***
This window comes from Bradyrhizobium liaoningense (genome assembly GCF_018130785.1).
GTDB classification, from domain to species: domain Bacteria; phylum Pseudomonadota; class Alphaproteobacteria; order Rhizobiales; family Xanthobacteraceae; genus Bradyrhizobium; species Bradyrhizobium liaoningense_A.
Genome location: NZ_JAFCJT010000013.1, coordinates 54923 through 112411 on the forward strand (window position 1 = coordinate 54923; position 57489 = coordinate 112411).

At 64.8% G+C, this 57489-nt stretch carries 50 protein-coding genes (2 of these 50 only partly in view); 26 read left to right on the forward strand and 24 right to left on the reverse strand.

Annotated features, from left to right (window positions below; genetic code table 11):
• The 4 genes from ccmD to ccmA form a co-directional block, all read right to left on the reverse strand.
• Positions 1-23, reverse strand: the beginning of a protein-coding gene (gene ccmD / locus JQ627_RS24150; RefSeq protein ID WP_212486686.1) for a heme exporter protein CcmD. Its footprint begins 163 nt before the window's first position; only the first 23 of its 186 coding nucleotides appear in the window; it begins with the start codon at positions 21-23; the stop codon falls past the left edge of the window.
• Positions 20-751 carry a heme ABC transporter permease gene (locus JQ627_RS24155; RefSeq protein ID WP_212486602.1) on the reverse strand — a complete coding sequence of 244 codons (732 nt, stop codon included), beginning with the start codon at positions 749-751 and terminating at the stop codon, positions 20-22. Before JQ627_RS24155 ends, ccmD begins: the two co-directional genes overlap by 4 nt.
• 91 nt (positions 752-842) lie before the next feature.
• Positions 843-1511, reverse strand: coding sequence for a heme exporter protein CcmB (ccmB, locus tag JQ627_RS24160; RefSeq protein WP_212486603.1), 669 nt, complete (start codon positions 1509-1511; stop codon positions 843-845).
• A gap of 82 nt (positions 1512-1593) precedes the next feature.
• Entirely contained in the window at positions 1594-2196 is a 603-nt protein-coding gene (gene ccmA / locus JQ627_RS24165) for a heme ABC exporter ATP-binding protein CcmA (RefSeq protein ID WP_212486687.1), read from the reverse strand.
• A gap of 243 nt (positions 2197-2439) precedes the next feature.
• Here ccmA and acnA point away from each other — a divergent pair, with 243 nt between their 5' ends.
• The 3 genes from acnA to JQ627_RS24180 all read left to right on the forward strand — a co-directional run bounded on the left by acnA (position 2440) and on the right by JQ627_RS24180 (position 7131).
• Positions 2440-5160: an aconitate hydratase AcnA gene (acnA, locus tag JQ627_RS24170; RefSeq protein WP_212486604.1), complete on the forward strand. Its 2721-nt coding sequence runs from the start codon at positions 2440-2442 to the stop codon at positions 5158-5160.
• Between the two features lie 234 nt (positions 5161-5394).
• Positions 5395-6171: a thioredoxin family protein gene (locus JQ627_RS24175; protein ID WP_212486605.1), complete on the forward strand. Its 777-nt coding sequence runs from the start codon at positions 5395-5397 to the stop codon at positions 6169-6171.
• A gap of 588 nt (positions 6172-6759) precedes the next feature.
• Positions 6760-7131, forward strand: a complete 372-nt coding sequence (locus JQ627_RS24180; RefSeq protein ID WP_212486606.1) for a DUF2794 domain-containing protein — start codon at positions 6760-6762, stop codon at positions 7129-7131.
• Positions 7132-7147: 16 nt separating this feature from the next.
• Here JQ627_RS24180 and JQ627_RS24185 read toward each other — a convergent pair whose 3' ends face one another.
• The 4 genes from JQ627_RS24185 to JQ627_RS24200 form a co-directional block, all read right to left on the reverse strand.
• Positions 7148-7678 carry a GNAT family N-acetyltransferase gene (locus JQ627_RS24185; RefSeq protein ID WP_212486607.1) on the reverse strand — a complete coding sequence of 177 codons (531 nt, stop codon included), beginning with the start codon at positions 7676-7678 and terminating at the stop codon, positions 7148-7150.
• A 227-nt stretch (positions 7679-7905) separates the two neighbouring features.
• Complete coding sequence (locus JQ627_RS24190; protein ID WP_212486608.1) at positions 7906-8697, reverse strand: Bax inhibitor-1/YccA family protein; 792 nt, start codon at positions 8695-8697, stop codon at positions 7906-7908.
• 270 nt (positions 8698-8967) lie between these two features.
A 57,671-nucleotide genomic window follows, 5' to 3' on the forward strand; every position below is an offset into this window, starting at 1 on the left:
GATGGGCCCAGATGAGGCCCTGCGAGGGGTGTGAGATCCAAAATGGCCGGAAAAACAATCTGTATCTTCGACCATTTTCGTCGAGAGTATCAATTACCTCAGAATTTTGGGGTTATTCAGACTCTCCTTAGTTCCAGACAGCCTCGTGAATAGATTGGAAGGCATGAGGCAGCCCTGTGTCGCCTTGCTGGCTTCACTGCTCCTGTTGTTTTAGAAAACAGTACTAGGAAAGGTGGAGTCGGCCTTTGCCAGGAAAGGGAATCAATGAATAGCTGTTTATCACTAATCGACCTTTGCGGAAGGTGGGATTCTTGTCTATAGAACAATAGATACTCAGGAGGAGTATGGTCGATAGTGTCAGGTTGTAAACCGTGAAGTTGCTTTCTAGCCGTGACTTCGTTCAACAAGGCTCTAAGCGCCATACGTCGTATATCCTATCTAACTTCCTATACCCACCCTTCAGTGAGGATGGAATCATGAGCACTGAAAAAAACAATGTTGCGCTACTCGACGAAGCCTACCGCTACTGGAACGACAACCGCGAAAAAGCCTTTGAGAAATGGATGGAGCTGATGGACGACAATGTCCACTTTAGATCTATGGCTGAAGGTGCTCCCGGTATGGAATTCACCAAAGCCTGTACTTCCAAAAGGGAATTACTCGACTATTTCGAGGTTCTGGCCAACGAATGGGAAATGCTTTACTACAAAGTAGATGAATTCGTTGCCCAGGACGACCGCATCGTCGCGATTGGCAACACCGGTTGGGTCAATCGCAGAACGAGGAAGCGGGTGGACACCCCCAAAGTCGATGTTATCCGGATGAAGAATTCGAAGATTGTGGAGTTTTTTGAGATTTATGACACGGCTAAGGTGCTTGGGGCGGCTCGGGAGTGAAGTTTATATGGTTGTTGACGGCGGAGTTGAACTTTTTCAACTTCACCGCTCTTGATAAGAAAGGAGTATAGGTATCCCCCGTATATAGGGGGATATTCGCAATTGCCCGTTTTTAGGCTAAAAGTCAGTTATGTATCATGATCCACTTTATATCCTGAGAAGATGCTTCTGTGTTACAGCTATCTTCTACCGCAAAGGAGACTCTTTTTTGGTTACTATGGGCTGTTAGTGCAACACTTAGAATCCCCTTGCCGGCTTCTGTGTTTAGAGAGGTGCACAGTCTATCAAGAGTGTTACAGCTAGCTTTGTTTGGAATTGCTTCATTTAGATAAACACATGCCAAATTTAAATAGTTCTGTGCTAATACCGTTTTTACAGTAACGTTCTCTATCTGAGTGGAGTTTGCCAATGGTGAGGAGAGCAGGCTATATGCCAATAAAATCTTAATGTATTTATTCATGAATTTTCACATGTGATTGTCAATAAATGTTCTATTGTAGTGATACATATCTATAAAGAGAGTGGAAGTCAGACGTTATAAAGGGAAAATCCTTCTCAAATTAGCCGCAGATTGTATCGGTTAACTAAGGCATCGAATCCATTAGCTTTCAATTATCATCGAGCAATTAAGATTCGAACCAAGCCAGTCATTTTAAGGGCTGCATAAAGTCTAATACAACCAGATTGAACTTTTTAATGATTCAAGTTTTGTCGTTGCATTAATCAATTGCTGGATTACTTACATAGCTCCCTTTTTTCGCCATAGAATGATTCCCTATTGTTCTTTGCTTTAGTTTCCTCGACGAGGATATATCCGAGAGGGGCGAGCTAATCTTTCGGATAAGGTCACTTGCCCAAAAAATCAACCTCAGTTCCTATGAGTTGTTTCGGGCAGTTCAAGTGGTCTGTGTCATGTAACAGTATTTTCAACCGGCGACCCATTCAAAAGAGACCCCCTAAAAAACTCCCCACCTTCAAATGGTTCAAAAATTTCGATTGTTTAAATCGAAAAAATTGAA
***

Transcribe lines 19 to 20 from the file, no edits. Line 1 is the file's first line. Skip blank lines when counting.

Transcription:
• A gap of 588 nt (positions 6172-6759) precedes the next feature.
• Positions 6760-7131, forward strand: a complete 372-nt coding sequence (locus JQ627_RS24180; RefSeq protein ID WP_212486606.1) for a DUF2794 domain-containing protein — start codon at positions 6760-6762, stop codon at positions 7129-7131.